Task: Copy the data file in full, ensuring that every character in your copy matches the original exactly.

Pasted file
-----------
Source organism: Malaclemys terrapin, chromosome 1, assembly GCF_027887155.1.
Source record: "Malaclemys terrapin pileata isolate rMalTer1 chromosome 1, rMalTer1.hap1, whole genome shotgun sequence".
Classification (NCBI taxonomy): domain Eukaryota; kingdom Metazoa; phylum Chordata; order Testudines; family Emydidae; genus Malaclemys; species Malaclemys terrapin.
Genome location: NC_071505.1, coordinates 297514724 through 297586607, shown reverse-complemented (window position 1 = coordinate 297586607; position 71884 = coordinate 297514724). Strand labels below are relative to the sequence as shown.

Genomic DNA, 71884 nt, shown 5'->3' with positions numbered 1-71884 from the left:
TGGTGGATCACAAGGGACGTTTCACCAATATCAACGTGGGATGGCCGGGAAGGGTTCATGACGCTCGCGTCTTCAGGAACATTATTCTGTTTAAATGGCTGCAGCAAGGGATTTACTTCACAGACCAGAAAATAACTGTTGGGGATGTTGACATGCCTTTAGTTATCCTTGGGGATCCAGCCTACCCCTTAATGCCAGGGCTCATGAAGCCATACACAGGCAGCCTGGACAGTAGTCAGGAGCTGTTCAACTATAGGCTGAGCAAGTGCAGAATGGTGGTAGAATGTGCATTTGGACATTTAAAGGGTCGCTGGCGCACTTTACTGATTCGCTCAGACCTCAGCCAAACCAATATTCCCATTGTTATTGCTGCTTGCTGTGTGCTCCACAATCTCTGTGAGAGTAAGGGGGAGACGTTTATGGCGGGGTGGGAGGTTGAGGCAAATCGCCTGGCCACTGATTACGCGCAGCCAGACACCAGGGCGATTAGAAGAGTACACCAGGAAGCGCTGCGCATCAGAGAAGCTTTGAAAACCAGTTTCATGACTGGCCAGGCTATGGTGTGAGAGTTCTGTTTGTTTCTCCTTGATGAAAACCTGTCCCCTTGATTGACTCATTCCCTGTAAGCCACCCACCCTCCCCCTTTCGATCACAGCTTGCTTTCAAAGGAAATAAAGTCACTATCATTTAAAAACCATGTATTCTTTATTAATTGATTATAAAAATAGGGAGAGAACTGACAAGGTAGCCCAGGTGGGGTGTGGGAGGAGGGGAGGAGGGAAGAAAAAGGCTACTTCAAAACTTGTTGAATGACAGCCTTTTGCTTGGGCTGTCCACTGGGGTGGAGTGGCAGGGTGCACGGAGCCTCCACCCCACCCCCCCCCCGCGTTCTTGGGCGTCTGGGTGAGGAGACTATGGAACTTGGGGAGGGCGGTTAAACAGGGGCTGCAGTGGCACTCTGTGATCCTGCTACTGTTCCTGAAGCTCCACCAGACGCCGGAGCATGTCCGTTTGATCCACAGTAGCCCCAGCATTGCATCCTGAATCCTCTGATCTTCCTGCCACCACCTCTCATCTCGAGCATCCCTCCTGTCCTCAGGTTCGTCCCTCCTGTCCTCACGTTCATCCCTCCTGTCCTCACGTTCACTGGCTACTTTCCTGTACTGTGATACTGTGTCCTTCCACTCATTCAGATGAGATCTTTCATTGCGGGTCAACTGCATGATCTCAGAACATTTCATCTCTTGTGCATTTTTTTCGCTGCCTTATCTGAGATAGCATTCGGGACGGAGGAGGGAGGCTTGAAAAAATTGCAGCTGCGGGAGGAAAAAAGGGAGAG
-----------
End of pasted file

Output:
Source organism: Malaclemys terrapin, chromosome 1, assembly GCF_027887155.1.
Source record: "Malaclemys terrapin pileata isolate rMalTer1 chromosome 1, rMalTer1.hap1, whole genome shotgun sequence".
Classification (NCBI taxonomy): domain Eukaryota; kingdom Metazoa; phylum Chordata; order Testudines; family Emydidae; genus Malaclemys; species Malaclemys terrapin.
Genome location: NC_071505.1, coordinates 297514724 through 297586607, shown reverse-complemented (window position 1 = coordinate 297586607; position 71884 = coordinate 297514724). Strand labels below are relative to the sequence as shown.

Genomic DNA, 71884 nt, shown 5'->3' with positions numbered 1-71884 from the left:
TGGTGGATCACAAGGGACGTTTCACCAATATCAACGTGGGATGGCCGGGAAGGGTTCATGACGCTCGCGTCTTCAGGAACATTATTCTGTTTAAATGGCTGCAGCAAGGGATTTACTTCACAGACCAGAAAATAACTGTTGGGGATGTTGACATGCCTTTAGTTATCCTTGGGGATCCAGCCTACCCCTTAATGCCAGGGCTCATGAAGCCATACACAGGCAGCCTGGACAGTAGTCAGGAGCTGTTCAACTATAGGCTGAGCAAGTGCAGAATGGTGGTAGAATGTGCATTTGGACATTTAAAGGGTCGCTGGCGCACTTTACTGATTCGCTCAGACCTCAGCCAAACCAATATTCCCATTGTTATTGCTGCTTGCTGTGTGCTCCACAATCTCTGTGAGAGTAAGGGGGAGACGTTTATGGCGGGGTGGGAGGTTGAGGCAAATCGCCTGGCCACTGATTACGCGCAGCCAGACACCAGGGCGATTAGAAGAGTACACCAGGAAGCGCTGCGCATCAGAGAAGCTTTGAAAACCAGTTTCATGACTGGCCAGGCTATGGTGTGAGAGTTCTGTTTGTTTCTCCTTGATGAAAACCTGTCCCCTTGATTGACTCATTCCCTGTAAGCCACCCACCCTCCCCCTTTCGATCACAGCTTGCTTTCAAAGGAAATAAAGTCACTATCATTTAAAAACCATGTATTCTTTATTAATTGATTATAAAAATAGGGAGAGAACTGACAAGGTAGCCCAGGTGGGGTGTGGGAGGAGGGGAGGAGGGAAGAAAAAGGCTACTTCAAAACTTGTTGAATGACAGCCTTTTGCTTGGGCTGTCCACTGGGGTGGAGTGGCAGGGTGCACGGAGCCTCCACCCCACCCCCCCCCCGCGTTCTTGGGCGTCTGGGTGAGGAGACTATGGAACTTGGGGAGGGCGGTTAAACAGGGGCTGCAGTGGCACTCTGTGATCCTGCTACTGTTCCTGAAGCTCCACCAGACGCCGGAGCATGTCCGTTTGATCCACAGTAGCCCCAGCATTGCATCCTGAATCCTCTGATCTTCCTGCCACCACCTCTCATCTCGAGCATCCCTCCTGTCCTCAGGTTCGTCCCTCCTGTCCTCACGTTCATCCCTCCTGTCCTCACGTTCACTGGCTACTTTCCTGTACTGTGATACTGTGTCCTTCCACTCATTCAGATGAGATCTTTCATTGCGGGTCAACTGCATGATCTCAGAACATTTCATCTCTTGTGCATTTTTTTCGCTGCCTTATCTGAGATAGCATTCGGGACGGAGGAGGGAGGCTTGAAAAAATTGCAGCTGCGGGAGGAAAAAAGGGAGAG